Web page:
As of just before Midnight on January 2, 1997, there was a significant disruption of the IRC network known as StarLink. The purpose of this document is to outline the events leading up to and immediately following that disruption. The sequence of events described are publicly known and verifiable. This chronicle is NOT intended to assign "blame", but simply to provide an overview of what happened.
Late on 1 Jan 97, a new network was formed from parts of StarLink. The new net is known as StarLink-IRC and its principle nodes are Rochester.MI.US.Starlink-IRC.org, Washington.DC.US.Starlink-IRC.org, and Cleveland.OH.US.Starlink-IRC.org. This network has a fully operational oper* service (DeathStar) and Channel Service bot (CStar). Any and all registered StarLink channels will be established on StarLink-IRC without the need for re-registration if the owners wish to do so.
On 15 July 1996, the StarLink network was initially established by a small group of services and server admins (split from the SuperChat/SuperLink network): Rochester (g-force), psu (siegfried aka panther), cinci (tame1), aspen (Baldyr/Ursus), and CS (channel service) (Itsy), followed quickly by Glen (sagewlf) in Australia. In addition to the core services group, the routing and coding committees (r-com, coder-com) were headed by panther.
Over the next few months baldyr went off to do other things (leaving admin duties to Sagewlf); tame1 became an 'admin at large' (after the sysmadmin of cinci changed and it could not support an IRC server); and g-force went off to school. With the exception of Baldyr, all other members of the founding services group remained with StarLink.
These servers became the founding group for StarLink. At the founding meeting, the basic principles of StarLink were established and foremost among these were that users have a right to freedom from harassment or abuse by anyone. From this basic principle, the StarLink Charter was drafted and established after review and comment from the majority of service admins. Some reservations about the charter were noted by the psu admin and, although comments were incorporated, there was no full concurrence with the Charter as written by that admin.
The channel service bot was originally CS (a copy of K9 written by DrWho and graciously 'loaned' to the new network for an unspecified period). Since CS was written in an interpreted language, the bot was run on a machine operated exclusively by its developer, DrWho. It was also made clear at the time that the CS was at best a temporary service and that StarLink would need find a replacement. Eventually, other business considerations made it impossible for DrWho to continue providing CS and it was removed.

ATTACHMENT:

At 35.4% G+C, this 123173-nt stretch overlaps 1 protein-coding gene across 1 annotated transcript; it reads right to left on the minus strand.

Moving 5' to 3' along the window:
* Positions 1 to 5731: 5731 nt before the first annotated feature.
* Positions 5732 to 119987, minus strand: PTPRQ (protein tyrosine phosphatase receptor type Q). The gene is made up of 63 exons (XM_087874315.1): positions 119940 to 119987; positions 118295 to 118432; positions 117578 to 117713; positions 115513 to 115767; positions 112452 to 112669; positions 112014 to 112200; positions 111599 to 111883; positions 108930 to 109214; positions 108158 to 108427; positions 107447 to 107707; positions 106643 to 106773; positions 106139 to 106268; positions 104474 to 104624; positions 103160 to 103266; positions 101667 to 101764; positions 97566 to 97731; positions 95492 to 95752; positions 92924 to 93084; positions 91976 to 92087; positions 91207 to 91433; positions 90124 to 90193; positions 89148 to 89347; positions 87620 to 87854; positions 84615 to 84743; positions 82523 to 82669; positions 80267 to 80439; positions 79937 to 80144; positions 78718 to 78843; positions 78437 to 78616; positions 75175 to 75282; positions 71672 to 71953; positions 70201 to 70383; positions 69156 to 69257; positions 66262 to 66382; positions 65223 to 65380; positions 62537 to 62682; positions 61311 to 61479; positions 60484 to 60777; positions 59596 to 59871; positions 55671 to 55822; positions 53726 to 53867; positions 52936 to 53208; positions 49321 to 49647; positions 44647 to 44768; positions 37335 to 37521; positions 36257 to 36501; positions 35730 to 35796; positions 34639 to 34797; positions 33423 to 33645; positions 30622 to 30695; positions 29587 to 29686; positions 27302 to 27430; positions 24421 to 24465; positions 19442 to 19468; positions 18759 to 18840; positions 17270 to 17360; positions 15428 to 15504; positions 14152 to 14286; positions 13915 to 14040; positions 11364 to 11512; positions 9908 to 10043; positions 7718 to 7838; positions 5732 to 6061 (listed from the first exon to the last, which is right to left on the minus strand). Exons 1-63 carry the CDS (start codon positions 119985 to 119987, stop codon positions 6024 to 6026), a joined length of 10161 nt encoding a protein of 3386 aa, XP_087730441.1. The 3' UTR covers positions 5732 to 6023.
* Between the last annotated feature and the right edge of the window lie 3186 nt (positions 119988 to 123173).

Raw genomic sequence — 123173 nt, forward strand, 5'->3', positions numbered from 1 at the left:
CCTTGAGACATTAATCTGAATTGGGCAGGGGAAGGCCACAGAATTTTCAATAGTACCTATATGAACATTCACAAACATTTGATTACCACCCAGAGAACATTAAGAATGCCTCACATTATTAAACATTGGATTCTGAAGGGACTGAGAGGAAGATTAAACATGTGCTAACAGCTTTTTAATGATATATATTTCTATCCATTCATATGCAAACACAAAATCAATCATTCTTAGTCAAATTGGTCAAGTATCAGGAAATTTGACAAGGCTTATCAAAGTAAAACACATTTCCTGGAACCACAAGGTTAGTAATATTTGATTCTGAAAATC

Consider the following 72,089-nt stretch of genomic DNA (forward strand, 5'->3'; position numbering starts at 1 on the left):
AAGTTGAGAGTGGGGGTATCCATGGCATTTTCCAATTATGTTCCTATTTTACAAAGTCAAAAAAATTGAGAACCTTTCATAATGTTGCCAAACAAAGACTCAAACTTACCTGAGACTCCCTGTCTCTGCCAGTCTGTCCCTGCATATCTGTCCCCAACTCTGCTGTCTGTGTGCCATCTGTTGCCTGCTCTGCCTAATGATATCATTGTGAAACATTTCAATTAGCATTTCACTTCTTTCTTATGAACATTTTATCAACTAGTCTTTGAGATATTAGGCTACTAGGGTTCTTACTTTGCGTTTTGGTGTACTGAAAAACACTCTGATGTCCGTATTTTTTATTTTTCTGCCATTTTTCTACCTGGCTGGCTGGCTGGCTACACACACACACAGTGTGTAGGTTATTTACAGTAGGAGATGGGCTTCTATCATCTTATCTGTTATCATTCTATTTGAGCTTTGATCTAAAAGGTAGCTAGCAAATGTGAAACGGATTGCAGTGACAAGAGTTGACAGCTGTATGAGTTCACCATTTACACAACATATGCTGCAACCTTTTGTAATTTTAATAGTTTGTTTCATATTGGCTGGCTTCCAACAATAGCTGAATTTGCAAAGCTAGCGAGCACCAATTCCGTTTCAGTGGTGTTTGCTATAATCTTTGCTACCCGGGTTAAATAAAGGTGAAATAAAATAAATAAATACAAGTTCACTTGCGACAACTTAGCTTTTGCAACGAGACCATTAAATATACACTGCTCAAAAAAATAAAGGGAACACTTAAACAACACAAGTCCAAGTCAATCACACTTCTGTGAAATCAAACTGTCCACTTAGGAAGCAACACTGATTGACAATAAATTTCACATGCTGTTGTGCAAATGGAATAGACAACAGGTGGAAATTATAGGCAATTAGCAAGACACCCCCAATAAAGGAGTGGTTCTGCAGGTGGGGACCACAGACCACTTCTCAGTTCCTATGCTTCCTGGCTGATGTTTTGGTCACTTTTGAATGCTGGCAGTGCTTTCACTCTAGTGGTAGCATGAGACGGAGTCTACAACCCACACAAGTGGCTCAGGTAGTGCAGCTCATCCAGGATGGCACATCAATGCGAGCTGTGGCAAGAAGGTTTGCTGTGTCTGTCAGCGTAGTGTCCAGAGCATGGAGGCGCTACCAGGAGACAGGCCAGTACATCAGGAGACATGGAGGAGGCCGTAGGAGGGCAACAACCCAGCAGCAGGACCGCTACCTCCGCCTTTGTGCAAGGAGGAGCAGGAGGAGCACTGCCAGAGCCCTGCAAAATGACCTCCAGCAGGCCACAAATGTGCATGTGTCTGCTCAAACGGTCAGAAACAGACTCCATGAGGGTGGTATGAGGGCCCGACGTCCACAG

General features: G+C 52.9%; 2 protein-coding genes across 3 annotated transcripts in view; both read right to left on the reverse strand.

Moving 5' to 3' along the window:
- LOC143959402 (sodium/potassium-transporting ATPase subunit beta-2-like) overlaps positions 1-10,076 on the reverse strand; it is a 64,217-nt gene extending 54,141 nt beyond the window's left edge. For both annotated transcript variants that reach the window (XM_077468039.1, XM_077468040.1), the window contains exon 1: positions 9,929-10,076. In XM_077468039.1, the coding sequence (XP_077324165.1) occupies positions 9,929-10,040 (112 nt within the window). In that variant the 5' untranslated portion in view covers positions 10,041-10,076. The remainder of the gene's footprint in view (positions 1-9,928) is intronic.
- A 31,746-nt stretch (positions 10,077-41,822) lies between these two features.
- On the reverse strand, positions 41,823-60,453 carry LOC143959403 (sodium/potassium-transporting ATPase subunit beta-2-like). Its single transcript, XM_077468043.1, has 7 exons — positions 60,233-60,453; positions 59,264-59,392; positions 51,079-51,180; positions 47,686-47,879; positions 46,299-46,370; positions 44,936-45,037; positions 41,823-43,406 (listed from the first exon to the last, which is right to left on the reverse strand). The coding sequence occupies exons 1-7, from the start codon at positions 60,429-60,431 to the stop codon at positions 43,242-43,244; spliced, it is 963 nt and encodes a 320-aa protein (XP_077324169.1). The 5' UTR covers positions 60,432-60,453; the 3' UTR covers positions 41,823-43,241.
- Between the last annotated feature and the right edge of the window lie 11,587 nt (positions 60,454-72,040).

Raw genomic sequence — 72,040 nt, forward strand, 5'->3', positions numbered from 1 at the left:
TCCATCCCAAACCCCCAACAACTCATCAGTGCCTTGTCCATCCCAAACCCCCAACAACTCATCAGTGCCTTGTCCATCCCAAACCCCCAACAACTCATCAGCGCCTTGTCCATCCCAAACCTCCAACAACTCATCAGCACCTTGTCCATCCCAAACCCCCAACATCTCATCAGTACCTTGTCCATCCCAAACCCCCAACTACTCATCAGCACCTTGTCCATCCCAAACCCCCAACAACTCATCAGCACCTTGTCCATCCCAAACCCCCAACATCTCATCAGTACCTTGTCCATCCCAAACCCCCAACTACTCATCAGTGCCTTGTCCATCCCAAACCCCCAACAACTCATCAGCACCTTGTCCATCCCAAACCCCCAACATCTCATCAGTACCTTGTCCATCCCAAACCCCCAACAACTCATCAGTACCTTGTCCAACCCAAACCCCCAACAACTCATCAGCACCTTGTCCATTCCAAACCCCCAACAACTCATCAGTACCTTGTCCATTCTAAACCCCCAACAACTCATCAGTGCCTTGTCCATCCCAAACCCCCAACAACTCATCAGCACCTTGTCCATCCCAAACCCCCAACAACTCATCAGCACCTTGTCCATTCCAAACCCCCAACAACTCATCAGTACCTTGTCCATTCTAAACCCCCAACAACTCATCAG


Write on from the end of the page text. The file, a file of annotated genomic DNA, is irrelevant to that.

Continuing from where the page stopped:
For a period of time, StarLink operated with no channel service bot. However, Channel Services continued and the network users received the personal support needed to maintain continuity and StarLink principles with relatively little disruption.
Eventually, the channel service bot known as StarBot was created from a rockbot by sieg/panther. Again, at the time, it was known that this was a stopgap measure at best, since a rockbot simply is not designed to occupy and control hundreds of channels. However, StarBot, even with its limitations, did allow continued network growth. Over time, supporting the increased userload became increasingly more difficult due to the inherent limitations of StarBot.
As StarLink growth continued, the evaluation and approval, connection, and disconnection of servers to StarLink remained totally under the control of panther. Although new server applications were supposedly subject to advice and comment by the existing network services administrators, few (if any) were provided any advance notice of intended connectivity changes or evaluations. It became routine for opers to hook up and run a /map to see if any services had been added or removed and, if so, message around the net to find out what was up.
A few months ago, a programmer (typos) developed an excellent operator service (SunStar) that enabled StarLink opers to more effectively serve and protect the network. Typos' development and implementation of sunstar was closely managed by panther with little or no visibility by other service administrators. However, as the 'head' of coder-com, it was the prerogative of panther to do it that way. Eventually, feeling that he was not a 'part' of StarLink, typos disassociated himself with StarLink and eventually removed the SunStar service.